Senate Dems rolling out bill to force Trump to shed conflicts of interest
© Greg Nash
A group of Senate Democrats will introduce legislation requiring President-elect Donald TrumpDonald John TrumpHouse Democrat slams Donald Trump Jr. for ‘serious case of amnesia’ after testimony Skier Lindsey Vonn: I don’t want to represent Trump at Olympics Poll: 4 in 10 Republicans think senior Trump advisers had improper dealings with Russia MORE to divest any financial assets that pose a conflict of interest and place the money into a blind trust.
 
 
"The American people deserve to know that the President of the United States is working to do what's best for the country — not using his office to do what's best for himself and his businesses," the Massachusetts Democrat said. 
 
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Democratic Sens. Ben CardinBenjamin (Ben) Louis CardinDems demand Tillerson end State hiring freeze, consult with Congress Former New Mexico gov: Trump's foreign policy is getting 'criticized by everybody' Dems put hold on McFarland nomination over contradictory testimony: report MORE (Md.), Chris CoonsChristopher (Chris) Andrew CoonsSenate ethics panel wants details on sexual harassment allegations American innovation depends on strengthening patents Tax reform and innovation – good news and a cloud MORE (Del.), Dick DurbinRichard (Dick) Joseph DurbinDemocrats turn on Al Franken Minnesota's largest newspaper calls on Franken to resign Democratic senator predicts Franken will resign Thursday MORE (Ill.) and Jeff MerkleyJeffrey (Jeff) Alan MerkleyAvalanche of Democratic senators say Franken should resign Senate nixes provision boosting conservative college after uproar Overnight Energy: Panel advances controversial Trump nominee | Ex-coal boss Blankenship to run for Senate | Dem commissioner joins energy regulator MORE (Ore.) also back the legislation. They'll formally introduce the bill next month when lawmakers return to Washington. 
 
The legislation would require incoming first lady Melania Trump, Vice President-elect Mike PenceMichael (Mike) Richard PencePence allies worried he'll be called to answer questions from Mueller: report Trump thought it was ‘low class’ for Pence to bring pets to VP residence: report Pence told RNC he could replace Trump on ticket after 'Access Hollywood' tape came out: report MORE, his wife, Karen Pence, and Trump's youngest son, Barron, to shed any financial assets that would pose a conflict of interest and place them into a blind trust. 
 
It would also block presidential appointees from participating in matters that are directly linked to the Trumps' financial interests, or businesses controlled by the president-elect or Melania Trump.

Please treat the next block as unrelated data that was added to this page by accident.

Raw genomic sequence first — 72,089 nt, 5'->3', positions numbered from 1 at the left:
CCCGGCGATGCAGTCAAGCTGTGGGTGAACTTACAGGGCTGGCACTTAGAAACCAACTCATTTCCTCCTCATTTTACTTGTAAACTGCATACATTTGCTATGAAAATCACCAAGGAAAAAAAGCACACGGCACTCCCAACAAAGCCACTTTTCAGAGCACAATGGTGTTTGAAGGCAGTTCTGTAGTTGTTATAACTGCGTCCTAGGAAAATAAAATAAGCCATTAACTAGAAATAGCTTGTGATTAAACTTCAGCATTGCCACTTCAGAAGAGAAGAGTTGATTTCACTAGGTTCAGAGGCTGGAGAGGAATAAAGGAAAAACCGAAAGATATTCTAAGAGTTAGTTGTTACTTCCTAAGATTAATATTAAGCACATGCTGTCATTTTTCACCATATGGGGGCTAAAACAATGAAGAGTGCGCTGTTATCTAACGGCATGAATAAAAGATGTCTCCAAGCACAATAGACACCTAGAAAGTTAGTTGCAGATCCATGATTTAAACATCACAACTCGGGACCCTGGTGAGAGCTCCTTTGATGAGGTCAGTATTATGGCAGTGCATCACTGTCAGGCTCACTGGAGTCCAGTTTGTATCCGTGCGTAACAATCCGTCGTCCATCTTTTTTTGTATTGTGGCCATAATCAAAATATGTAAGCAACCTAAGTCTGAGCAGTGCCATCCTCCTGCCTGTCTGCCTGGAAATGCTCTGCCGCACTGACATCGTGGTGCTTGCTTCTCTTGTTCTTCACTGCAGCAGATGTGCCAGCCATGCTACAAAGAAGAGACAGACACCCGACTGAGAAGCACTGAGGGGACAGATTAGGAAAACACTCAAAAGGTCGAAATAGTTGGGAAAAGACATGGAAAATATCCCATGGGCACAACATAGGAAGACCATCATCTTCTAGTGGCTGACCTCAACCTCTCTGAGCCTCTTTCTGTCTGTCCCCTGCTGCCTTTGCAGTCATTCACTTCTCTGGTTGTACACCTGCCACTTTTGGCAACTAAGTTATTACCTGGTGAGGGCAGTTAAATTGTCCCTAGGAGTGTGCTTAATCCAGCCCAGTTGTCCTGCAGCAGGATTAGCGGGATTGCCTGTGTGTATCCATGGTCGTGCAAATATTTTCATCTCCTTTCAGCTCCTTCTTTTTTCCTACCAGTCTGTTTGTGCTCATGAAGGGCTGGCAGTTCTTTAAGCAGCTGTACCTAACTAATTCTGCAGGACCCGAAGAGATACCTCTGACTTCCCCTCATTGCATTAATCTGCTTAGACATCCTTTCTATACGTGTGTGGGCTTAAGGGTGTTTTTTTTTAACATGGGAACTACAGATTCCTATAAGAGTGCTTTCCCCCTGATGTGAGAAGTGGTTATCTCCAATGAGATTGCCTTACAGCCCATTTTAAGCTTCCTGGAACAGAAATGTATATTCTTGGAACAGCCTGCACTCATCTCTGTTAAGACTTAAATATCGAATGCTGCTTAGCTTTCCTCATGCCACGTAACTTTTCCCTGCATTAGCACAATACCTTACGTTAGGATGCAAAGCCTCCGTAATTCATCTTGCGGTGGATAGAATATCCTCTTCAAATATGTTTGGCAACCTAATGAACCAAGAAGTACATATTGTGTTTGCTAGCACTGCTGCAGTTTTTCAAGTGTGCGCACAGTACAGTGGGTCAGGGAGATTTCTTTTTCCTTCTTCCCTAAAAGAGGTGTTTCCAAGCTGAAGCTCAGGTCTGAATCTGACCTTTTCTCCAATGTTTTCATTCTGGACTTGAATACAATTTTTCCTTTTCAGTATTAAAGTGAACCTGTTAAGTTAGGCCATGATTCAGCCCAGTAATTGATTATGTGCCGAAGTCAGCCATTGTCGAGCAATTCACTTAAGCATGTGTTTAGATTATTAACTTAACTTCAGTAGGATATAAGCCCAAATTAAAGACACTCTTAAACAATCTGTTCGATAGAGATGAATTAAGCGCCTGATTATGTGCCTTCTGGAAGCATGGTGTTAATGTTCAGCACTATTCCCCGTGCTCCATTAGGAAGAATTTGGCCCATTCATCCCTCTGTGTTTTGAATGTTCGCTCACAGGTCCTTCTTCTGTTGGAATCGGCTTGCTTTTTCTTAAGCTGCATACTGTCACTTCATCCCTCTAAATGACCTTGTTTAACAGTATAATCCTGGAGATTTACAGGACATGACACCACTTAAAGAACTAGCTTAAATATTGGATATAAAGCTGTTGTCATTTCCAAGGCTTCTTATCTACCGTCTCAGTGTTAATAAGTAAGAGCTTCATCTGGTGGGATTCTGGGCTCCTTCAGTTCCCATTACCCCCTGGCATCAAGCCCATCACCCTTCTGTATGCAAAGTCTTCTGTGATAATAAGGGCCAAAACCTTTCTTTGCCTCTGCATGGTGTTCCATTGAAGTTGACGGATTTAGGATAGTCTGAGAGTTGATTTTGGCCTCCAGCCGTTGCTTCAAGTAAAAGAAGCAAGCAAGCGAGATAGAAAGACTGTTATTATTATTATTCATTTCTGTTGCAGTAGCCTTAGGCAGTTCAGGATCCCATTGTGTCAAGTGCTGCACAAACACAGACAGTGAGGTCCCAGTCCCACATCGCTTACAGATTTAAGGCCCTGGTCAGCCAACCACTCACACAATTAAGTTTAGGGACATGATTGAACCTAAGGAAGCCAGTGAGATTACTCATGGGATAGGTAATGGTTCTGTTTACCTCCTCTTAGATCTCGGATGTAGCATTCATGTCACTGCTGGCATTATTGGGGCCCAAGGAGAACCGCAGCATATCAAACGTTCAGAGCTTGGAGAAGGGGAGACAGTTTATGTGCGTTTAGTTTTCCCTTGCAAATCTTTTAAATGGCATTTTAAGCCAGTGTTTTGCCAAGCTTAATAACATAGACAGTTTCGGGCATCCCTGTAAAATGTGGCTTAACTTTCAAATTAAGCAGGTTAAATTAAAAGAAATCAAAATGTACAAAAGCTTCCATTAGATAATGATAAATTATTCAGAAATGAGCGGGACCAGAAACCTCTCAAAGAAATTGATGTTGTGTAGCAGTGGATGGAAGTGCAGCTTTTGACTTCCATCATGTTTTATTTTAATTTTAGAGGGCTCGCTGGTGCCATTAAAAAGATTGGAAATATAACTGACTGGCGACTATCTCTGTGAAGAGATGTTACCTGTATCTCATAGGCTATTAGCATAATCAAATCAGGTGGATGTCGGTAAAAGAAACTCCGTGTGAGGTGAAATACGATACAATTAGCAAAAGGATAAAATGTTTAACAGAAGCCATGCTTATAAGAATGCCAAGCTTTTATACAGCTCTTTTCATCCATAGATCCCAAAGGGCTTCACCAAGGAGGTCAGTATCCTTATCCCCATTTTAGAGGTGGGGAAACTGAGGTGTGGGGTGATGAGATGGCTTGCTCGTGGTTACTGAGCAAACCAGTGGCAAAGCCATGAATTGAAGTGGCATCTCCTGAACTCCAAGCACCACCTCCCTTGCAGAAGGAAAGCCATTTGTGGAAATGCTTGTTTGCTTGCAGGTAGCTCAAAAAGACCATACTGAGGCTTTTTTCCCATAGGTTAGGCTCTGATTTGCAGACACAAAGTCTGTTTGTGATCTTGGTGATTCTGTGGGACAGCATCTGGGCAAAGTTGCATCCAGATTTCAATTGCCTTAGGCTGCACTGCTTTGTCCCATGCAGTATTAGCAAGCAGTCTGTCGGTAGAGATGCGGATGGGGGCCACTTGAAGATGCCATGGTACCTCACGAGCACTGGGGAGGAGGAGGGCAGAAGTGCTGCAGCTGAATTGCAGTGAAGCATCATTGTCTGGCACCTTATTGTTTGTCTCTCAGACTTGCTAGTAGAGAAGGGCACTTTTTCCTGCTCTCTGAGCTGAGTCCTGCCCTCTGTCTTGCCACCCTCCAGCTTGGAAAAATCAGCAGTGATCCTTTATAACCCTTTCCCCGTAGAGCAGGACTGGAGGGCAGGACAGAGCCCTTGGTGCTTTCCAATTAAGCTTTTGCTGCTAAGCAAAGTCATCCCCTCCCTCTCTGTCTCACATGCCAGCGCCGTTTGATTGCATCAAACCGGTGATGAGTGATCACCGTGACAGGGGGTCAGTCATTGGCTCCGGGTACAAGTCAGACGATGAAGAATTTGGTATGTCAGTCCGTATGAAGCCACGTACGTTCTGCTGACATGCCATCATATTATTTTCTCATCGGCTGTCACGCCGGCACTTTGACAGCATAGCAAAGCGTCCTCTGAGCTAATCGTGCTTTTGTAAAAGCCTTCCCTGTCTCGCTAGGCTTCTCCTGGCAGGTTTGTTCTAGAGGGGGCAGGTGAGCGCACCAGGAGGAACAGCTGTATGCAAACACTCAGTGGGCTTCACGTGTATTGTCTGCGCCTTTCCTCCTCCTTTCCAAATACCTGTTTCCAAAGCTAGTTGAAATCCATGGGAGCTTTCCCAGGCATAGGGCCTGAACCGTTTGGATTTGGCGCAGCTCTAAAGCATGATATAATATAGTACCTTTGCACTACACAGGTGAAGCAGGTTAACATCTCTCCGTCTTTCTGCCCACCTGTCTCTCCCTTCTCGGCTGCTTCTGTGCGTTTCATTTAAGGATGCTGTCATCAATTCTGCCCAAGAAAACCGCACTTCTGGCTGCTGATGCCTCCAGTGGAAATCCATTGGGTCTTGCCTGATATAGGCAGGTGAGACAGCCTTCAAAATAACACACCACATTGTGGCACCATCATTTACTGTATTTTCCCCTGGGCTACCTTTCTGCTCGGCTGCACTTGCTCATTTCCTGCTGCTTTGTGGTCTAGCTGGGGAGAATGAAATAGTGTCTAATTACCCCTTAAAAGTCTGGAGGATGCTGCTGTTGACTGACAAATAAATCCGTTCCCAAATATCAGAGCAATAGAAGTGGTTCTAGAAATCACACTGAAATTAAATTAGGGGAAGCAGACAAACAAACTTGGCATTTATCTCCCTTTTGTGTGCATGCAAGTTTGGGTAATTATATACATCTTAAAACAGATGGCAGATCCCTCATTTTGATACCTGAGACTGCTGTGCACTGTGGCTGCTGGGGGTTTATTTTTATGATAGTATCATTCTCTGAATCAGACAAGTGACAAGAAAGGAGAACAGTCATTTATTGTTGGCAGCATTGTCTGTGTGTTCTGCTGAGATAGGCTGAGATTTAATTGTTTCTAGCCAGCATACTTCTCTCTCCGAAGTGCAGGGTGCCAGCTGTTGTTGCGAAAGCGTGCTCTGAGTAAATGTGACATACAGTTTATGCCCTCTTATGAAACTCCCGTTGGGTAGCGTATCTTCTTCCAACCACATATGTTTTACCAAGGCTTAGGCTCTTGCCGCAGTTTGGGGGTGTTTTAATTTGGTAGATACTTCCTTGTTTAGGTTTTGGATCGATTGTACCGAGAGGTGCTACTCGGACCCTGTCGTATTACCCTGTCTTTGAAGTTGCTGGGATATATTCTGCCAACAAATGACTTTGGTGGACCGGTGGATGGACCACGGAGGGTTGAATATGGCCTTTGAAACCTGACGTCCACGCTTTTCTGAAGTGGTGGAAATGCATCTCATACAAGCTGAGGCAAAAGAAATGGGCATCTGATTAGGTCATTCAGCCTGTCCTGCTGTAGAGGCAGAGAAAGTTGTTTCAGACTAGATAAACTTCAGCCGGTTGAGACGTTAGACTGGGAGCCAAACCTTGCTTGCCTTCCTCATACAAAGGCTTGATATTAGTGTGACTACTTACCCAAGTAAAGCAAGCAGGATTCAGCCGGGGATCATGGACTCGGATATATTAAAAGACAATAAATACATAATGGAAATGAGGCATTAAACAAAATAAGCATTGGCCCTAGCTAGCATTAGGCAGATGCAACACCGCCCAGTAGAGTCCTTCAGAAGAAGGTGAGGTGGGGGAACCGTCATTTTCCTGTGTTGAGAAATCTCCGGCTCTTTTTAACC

The legislation would face an uphill battle in a GOP-controlled Congress, where leadership has stressed since the election that they are focused on working with Trump. 
 
But Democrats are showing no signs of backing down from their monthslong hounding of Trump over his financial ties, urging him to follow the advice of a top government ethics office. 
 
Twenty-three senators sent a letter to Trump this week, warning that his financial ties "have the potential for serious conflicts between the national interest and your personal financial interests."
 
Durbin noted that Trump was expected to announce his plans to untangle himself from his vast businesses ties this week, but argued he instead took time to meet with Kanye West. 
 
"President-elect Trump's financial entanglements are unprecedented in American history, and the American people are still waiting to hear what steps he will take before January 20th to guard against conflicts of interest and corruption in his Administration," he said. 
 
Trump adviser Kellyanne Conway said the press conference would be delayed until next month because of “how convoluted and complex many of these business holdings are.”
 
Sen. Tom CarperThomas (Tom) Richard CarperAvalanche of Democratic senators say Franken should resign Overnight Cybersecurity: Mueller probe cost .7M in early months | Senate confirms Homeland Security nominee | Consumer agency limits data collection | Arrest in Andromeda botnet investigation Senate panel moves forward with bill to roll back Dodd-Frank MORE (D-Del.) separately released a letter from the Office of Government Ethics (OGE) that noted it wasn't involved in Trump's business plan. It also said that Trump's stated plan to turn over the Trump Organization to his oldest children would not qualify as a "blind trust."
 
Trump defended his businesses on Thursday morning, saying on Twitter: "The media tries so hard to make my move to the White House, as it pertains to my business, so complex — when actually it isn't!"